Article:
Make summer assessments for autumn gathering
Deer hunters, in particular, often make it known of their due diligence prior to the approach of archery or gun deer seasons.
Shouldn’t the same thing apply to most forms of gathering, not just gathering venison? Why wait until the black raspberries are ripe to find out that very few have developed in a patch a mile hike off the road? Wouldn’t it have been better to find a new patch a few weeks before picking commenced about July 4? Or to know where the best acorn crop is prior to squirrel, turkey, deer or wood duck seasons?
It is not too early to be thinking about harvesting natural foods and the animals that eat them. While most edibles are not mature or ripe and seasons for hunting those animals are not open, there is direct evidence of how the “crops” may turn out this autumn.
Summer rains have given many early fruits the best fertilizer possible for black raspberries (blackcaps) and blackberries. Mulberries, too, are nice and plump. Only complete shutdown of the faucets in the sky is likely to convince berry-pickers to put their buckets away.
The jury is still out on hard mast, acorns, hickory nuts and walnuts, but rest assured that there is not likely to be a nut crop similar to 2017. Those bonanzas come along about once a decade or two, if that.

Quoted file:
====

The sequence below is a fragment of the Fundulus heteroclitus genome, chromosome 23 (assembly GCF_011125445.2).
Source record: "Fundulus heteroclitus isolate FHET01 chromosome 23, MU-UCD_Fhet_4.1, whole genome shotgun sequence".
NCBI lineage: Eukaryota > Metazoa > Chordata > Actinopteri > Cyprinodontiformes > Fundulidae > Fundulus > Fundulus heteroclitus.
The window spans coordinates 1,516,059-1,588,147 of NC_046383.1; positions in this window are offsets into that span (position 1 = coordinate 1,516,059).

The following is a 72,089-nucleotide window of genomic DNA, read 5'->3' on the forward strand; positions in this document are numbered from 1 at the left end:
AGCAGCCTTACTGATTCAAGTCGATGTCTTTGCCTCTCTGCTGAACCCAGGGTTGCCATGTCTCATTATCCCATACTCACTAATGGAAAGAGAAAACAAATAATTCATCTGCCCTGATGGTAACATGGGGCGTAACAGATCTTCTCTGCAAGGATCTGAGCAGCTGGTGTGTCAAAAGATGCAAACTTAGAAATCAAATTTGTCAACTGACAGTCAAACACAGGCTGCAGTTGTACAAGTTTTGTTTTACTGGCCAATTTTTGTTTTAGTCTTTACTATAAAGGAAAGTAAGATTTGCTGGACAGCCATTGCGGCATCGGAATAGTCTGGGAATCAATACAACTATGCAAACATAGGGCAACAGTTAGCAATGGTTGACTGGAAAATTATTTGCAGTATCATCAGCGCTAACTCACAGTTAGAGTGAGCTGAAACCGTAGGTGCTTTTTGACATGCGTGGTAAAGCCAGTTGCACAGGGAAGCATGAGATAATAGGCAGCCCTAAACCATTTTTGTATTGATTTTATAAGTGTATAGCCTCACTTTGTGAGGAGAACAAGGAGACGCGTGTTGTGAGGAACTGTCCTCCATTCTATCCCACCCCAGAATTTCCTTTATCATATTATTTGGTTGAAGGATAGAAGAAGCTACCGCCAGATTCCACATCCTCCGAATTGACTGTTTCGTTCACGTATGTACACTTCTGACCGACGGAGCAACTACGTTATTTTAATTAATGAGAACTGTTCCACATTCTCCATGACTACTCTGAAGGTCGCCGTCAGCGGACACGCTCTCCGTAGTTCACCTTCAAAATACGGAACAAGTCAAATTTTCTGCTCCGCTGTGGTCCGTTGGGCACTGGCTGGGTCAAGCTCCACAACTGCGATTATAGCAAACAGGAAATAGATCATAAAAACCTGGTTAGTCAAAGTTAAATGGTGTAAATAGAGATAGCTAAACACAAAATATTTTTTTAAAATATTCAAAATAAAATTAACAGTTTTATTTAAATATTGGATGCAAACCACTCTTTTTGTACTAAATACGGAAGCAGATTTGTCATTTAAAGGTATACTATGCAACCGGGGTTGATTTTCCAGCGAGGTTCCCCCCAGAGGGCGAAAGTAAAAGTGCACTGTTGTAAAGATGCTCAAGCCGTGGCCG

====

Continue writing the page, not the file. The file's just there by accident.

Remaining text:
Hickory nuts look fair at best, walnuts seem similar. White oak acorns, including bur oaks, seem to be doing fine. These are one-year nuts, whereas the black oak acorns are on a two-year scheme.
Black oaks are more difficult to judge, in part because their nuts are two years old when they drop. Still, the immature nuts are already hanging to be counted, including those that began development last spring as well as this past spring.
Tree fruits, including wild apples, should provide deer and other animals plenty of munching in September and beyond. Earlier, the juneberries (serviceberries) provided a dozen or so species of wild birds great packages of ready energy.
Rabbits, squirrels, deer, turkeys and geese had good recruitment springs in some locations, but not all. Now the food is waiting for the young to grow up and begin eating like an adult.
There is no way to predict the fall mushroom crop – sulfur fungi and hen-of-the-woods – because the fruiting bodies are the only part to emerge from the tree stump or soil. Ample summer moisture is a sure plus, however.
Jumping beyond autumn, now is a great time to pick out dead and dying elm trees for next spring’s morel crop. Remember, too, morels do their underground growth in summer and fall, ahead of the spring when they fruit. This year’s rains can have a positive impact on next spring’s morels.
Call it scouting for gathering, be it fishing, hunting, picking, digging, or collecting. If the intent is to fill the freezers and larders or just to be more informed about the future, one way is to assess the status of nature’s development.